The first function that is required is one that returns a manifest file. The app is installed based on the metadata that is available in this file. In this example, a JSON is constructed inline and returned. Alternatively, this can be parameterized to return an actual JSON file, too. When an http connection hits the route named manifest.json, the required parameters are exchanged:

app.get('/manifest.json', (req, res) => {
    res.json({
        app_id: 'node-example',
        display_name: 'I'm an App!',
        homepage_url: 'https://github.com/mattermost/mattermost-plugin-apps',
        app_type: 'http',
        icon: 'icon.png',
        root_url: 'http://localhost:8080',
        requested_permissions: [
            'act_as_bot',
        ],
        requested_locations: [
            '/channel_header',
            '/command',
        ],
    });
});

The next call is made to the bindings route. This is an internal call made during the installation process. The bindings route creates a path for communication between the Mattermost UI and the application that backs the integration. This is also a one-time call, which makes a modification to the Mattermost instance. After this call, the instance is configured with the information it needs about which calls to make when a user interacts with the app.

Within the binding route, a certain number of locations can be configured. Locations denote specific parts of the Mattermost UI. The three types of locations available are: (i) Channel Header (ii) Command and (iii) Post Menu.

app.post('/bindings', (req, res) => {
	res.json({
    	type: 'ok',
    	data: [
        	{
            	location: '/channel_header',
            	bindings: [
                	{
                	    	location: 'send-button',
                	    	icon: 'icon.png',
                	    	label: 'send hello message',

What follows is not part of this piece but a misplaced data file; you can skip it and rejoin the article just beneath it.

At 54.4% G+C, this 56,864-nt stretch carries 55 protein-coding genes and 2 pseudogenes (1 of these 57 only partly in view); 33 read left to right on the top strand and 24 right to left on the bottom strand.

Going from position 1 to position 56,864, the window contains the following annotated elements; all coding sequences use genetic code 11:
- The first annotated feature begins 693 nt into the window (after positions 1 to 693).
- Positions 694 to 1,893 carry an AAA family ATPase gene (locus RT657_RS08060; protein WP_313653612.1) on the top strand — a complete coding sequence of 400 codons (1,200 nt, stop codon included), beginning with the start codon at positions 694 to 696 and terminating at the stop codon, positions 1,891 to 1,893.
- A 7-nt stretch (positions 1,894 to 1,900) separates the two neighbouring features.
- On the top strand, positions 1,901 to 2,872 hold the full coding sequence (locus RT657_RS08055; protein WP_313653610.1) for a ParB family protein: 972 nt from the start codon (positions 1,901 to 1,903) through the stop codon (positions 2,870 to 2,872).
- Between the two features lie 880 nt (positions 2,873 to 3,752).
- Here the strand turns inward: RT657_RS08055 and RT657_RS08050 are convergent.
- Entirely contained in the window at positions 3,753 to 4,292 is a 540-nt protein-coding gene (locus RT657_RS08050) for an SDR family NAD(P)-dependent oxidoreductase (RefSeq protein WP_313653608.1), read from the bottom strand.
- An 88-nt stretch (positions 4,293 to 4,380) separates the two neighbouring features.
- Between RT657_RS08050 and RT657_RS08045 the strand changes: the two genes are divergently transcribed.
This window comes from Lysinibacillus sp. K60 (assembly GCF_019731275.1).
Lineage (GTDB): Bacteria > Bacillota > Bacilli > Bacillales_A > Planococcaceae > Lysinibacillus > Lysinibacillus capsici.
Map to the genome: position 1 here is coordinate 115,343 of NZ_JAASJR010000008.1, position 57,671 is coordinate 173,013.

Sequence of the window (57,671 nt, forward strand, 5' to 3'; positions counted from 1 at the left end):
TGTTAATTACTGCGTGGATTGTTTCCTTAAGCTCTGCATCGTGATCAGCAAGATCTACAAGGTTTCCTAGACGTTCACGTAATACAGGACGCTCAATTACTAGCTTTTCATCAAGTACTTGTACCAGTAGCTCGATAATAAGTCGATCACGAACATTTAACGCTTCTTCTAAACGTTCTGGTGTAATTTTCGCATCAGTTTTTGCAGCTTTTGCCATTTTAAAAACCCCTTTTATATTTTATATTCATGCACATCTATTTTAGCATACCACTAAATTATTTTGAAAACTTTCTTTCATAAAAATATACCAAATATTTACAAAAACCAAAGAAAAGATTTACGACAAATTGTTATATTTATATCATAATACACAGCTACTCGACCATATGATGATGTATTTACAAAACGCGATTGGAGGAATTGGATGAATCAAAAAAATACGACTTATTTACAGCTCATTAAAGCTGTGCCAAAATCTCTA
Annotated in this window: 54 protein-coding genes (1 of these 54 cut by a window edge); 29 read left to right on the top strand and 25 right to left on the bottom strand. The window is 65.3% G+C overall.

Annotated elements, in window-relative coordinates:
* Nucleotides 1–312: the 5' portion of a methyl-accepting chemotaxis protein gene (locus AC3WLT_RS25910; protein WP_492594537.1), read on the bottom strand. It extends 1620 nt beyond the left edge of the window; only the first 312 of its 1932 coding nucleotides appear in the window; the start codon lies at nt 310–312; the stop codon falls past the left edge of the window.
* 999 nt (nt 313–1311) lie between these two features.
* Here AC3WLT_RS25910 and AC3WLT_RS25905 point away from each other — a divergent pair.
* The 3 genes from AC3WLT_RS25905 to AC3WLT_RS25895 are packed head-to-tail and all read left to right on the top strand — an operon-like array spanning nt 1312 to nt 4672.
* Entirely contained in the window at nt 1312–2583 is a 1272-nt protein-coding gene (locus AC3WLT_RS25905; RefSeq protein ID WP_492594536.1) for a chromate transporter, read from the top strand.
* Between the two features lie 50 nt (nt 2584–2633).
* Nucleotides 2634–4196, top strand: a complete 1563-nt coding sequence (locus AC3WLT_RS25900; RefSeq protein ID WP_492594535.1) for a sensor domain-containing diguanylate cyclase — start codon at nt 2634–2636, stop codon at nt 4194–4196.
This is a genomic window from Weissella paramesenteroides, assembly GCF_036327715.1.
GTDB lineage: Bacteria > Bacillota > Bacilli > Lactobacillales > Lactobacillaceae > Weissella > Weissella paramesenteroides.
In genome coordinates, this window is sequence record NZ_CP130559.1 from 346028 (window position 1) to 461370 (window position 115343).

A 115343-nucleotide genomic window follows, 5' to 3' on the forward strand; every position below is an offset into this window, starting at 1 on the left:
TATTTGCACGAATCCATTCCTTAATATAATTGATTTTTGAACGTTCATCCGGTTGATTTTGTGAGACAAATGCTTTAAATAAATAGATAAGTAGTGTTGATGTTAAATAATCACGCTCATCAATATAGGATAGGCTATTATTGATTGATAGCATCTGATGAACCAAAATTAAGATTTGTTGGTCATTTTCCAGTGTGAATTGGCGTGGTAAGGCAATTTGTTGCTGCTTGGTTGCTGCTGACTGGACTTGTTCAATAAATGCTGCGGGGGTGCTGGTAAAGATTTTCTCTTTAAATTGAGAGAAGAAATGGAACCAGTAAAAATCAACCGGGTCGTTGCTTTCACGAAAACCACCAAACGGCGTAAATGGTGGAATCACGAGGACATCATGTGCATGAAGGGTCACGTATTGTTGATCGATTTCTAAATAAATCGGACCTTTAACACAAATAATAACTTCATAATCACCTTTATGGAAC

submit: {
                	        	path: '/send',
                	    	},
                	},
            	],
        	},
        	{
            	location: '/command',
            	bindings: [
                	{
                    		icon: 'icon.png',
                    		label: 'node-example',
                    		description: 'Example app written with Node.js',
                    		hint: '[send]',
                    		bindings: [
                        	{
                           	 	location: 'send',
                           	 	label: 'send',
                           	 	{
                             			title: "I'm a form!",
                                		icon: 'icon.png',
                                		fields: [
                                    		{
                                        		type: 'text',
                                        		name: 'message',
                                        		label: 'message',
                                        		position: 1,
                                    		},
                                		],
                                		submit: {
                                    			path: '/send/submit',
                                		},
                            		},
                        	},
                    		],
                	},
            		],
        	},
    	],
	});
});

The actual functions that are called when a user interacts with the Mattermost UI elements of apps are the next parts that need to be included in the applications that back up the integrations. These functions handle webhooks and any events that are thrown during interactions. The first function we will examine is the one that handles the business logic:

app.post('/send/submit', async (req, res) => {
    const call = req.body;

    const botClient = new Client4();
    botClient.setUrl(call.context.mattermost_site_url);
    botClient.setToken(call.context.bot_access_token);

    const formValues = call.values;

    let message = 'Hello, world!';
    const submittedMessage = formValues.message;
    if (submittedMessage) {
        message += ' ...and ' + submittedMessage + '!';
    }

    const users = [
        call.context.bot_user_id,
        call.context.acting_user.id,
    ];

    let channel;
    try {
        channel = await botClient.createDirectChannel(users);
    } catch (e) {
        res.json({
            type: 'error',
            error: 'Failed to create/fetch DM channel: ' + e.message,
        });
        return;
    }

    const post = {
        channel_id: channel.id,
        message,
    };

    try {
        await botClient.createPost(post)
    } catch (e) {
        res.json({
            type: 'error',